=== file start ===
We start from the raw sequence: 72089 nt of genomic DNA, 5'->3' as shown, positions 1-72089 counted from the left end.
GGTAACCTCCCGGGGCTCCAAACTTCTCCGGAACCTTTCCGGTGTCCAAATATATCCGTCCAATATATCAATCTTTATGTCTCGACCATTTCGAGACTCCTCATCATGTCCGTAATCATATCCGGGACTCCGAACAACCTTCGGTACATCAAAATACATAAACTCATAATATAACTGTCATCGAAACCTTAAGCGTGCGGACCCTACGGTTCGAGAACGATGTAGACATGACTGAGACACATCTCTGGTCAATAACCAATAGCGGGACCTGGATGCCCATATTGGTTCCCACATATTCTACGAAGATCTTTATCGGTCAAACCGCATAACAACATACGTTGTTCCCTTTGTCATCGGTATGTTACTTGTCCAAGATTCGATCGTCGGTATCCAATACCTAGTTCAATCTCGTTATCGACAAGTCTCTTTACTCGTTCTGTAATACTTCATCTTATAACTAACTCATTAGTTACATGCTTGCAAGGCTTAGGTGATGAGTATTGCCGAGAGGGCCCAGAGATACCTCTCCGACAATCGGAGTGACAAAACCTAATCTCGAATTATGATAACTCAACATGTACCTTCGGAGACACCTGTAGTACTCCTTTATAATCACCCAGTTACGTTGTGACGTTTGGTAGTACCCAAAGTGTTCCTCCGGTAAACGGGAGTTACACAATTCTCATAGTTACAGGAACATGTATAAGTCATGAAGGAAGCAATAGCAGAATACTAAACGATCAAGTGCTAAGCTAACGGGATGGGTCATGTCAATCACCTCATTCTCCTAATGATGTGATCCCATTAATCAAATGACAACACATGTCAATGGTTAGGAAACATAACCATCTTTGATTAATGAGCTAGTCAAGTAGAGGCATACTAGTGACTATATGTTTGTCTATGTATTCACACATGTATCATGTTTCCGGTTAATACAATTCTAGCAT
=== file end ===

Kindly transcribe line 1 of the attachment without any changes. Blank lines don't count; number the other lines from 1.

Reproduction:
We start from the raw sequence: 72089 nt of genomic DNA, 5'->3' as shown, positions 1-72089 counted from the left end.